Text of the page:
"Jekyll is a simple, extendable, static site generator. You give it text written in your favorite markup language and it churns through layouts to create a static website. Throughout that process you can tweak how you want the site URLs to look, what data gets displayed in the layout, and more."

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Making Your Clients Better Product Owners

Different clients bring different projects, perspectives, workflows, and experiences, as well as different challenges. Before starting a project, one of those challenges is to define who will be the Product Owner.

Ideally, you would be able to assign the role internally or to the client based solely on the characteristics of the project. However, that's not always the case. It might just be that the client insists on being the Product Owner or that you are a small team and can't really assign the role internally. Whatever the reason, you might end up in a situation where your client isn't really a good Product Owner.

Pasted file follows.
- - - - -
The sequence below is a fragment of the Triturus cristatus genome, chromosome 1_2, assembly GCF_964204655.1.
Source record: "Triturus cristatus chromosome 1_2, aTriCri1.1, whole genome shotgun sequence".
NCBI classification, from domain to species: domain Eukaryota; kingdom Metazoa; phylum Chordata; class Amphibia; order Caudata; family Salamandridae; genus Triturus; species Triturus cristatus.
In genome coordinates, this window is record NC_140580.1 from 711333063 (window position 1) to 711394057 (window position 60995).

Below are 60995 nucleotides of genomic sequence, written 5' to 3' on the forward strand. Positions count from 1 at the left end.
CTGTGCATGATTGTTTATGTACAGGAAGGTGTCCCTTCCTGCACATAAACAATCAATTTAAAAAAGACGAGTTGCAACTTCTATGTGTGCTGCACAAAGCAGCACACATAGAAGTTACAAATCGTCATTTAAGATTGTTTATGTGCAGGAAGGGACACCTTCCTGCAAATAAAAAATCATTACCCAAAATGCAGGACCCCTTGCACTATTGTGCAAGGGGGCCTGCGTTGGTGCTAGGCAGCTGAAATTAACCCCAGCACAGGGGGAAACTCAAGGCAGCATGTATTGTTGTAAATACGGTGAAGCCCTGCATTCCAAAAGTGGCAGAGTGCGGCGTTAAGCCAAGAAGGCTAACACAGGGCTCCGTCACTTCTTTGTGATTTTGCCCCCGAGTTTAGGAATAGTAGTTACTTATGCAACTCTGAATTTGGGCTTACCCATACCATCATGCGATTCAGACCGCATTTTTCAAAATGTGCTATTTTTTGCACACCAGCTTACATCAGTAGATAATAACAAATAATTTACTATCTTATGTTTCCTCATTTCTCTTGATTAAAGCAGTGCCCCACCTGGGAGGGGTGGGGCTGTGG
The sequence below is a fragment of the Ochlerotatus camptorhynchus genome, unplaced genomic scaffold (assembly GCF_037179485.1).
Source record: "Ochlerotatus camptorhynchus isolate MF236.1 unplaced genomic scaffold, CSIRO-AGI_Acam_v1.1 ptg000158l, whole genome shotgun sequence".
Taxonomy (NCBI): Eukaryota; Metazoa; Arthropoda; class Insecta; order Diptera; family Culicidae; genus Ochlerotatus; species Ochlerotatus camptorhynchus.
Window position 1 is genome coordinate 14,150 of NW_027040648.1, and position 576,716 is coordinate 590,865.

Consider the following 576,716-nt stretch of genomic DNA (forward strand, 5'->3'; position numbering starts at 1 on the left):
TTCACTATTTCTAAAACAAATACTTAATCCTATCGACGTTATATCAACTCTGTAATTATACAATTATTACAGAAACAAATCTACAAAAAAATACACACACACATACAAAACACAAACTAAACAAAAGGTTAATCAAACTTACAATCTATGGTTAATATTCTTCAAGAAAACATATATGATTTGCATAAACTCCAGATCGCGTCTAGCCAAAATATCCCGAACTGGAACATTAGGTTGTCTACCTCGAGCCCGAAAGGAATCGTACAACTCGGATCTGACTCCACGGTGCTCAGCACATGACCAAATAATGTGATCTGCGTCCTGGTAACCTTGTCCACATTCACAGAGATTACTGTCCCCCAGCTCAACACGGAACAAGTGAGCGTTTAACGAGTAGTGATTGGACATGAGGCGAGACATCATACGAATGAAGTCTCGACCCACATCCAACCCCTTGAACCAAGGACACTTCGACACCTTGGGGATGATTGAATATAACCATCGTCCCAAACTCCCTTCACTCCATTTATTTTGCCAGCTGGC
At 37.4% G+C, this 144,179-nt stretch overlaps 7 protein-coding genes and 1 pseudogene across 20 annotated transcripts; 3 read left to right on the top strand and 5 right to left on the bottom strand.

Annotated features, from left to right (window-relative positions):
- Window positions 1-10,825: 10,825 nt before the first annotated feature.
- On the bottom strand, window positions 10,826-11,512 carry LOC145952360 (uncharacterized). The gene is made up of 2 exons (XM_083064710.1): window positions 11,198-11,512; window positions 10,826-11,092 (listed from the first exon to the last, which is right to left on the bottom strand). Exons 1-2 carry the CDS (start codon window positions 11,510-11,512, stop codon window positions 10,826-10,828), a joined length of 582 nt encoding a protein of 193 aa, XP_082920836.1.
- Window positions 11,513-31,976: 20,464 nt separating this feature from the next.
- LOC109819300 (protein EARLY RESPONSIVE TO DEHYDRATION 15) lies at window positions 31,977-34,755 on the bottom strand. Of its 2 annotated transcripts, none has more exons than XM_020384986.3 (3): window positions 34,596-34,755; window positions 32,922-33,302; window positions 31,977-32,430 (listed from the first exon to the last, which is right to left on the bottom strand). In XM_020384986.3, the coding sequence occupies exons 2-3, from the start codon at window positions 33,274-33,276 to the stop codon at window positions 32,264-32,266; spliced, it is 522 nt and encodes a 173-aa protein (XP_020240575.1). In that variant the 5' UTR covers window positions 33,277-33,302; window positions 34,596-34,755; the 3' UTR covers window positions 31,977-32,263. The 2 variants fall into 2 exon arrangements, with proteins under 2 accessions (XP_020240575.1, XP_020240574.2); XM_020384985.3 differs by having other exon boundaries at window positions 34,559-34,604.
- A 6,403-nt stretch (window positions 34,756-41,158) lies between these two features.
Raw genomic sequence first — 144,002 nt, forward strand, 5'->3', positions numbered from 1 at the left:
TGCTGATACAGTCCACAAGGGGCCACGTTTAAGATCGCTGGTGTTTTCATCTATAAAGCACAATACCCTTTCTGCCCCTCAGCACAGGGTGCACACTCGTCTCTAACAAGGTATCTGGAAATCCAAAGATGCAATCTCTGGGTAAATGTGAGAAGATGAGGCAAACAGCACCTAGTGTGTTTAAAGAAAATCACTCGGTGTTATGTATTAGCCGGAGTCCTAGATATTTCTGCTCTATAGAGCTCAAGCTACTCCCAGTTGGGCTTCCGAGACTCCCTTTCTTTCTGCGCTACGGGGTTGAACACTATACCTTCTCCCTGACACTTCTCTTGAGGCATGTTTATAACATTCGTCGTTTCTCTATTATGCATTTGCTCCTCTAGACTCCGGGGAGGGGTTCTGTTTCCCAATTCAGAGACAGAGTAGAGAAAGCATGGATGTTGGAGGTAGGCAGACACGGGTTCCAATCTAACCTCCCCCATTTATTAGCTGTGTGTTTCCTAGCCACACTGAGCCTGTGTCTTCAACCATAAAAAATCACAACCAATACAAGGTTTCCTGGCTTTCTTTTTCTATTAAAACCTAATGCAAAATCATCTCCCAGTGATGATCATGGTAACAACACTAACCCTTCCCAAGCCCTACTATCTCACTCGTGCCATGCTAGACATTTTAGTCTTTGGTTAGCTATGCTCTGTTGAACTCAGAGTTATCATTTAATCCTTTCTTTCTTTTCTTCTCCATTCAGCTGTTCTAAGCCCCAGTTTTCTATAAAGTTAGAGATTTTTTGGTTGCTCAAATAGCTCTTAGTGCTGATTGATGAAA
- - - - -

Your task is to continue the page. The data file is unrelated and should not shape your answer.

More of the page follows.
Here I'll share some strategies we implement to help our clients become better Product Owners and ensure the best experience for them and for our team.

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The Manual Tester: Becoming the Best QA Asset For Your Team

No app is flawless. We all know that. Quality Assurance is an important part of any software development process and the better the tester, the higher quality the software that gets deployed to production.

But… how to be a better manual tester? Applications have evolved greatly and are becoming more and more powerful, but the manual testing process stays pretty much the same. So what is it that will make you stand out?

Here at OmbuLabs we have some techniques that we employ that ensure our high satisfaction rates. In this post, we’ll share some tips with you.